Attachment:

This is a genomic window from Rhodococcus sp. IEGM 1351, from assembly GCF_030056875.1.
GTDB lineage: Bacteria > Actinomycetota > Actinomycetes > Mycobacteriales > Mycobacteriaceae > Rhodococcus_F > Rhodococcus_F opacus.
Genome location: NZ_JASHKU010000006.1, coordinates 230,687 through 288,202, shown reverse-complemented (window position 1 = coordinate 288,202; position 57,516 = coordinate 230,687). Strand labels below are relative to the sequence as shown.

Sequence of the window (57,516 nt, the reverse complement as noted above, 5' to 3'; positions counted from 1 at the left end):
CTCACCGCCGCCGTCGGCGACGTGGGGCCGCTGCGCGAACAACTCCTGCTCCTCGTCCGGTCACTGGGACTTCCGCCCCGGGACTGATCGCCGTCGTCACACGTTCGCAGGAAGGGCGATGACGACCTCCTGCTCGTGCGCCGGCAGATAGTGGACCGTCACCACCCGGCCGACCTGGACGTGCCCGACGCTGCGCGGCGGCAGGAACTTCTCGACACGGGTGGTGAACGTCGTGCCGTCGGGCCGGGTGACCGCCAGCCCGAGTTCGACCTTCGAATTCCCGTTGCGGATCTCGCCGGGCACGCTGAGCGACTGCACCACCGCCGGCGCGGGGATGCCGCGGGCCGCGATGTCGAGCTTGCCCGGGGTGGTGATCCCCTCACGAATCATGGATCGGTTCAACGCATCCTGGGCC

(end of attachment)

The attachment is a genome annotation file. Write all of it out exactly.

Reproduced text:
This is a genomic window from Rhodococcus sp. IEGM 1351, from assembly GCF_030056875.1.
GTDB lineage: Bacteria > Actinomycetota > Actinomycetes > Mycobacteriales > Mycobacteriaceae > Rhodococcus_F > Rhodococcus_F opacus.
Genome location: NZ_JASHKU010000006.1, coordinates 230,687 through 288,202, shown reverse-complemented (window position 1 = coordinate 288,202; position 57,516 = coordinate 230,687). Strand labels below are relative to the sequence as shown.

Sequence of the window (57,516 nt, the reverse complement as noted above, 5' to 3'; positions counted from 1 at the left end):
CTCACCGCCGCCGTCGGCGACGTGGGGCCGCTGCGCGAACAACTCCTGCTCCTCGTCCGGTCACTGGGACTTCCGCCCCGGGACTGATCGCCGTCGTCACACGTTCGCAGGAAGGGCGATGACGACCTCCTGCTCGTGCGCCGGCAGATAGTGGACCGTCACCACCCGGCCGACCTGGACGTGCCCGACGCTGCGCGGCGGCAGGAACTTCTCGACACGGGTGGTGAACGTCGTGCCGTCGGGCCGGGTGACCGCCAGCCCGAGTTCGACCTTCGAATTCCCGTTGCGGATCTCGCCGGGCACGCTGAGCGACTGCACCACCGCCGGCGCGGGGATGCCGCGGGCCGCGATGTCGAGCTTGCCCGGGGTGGTGATCCCCTCACGAATCATGGATCGGTTCAACGCATCCTGGGCC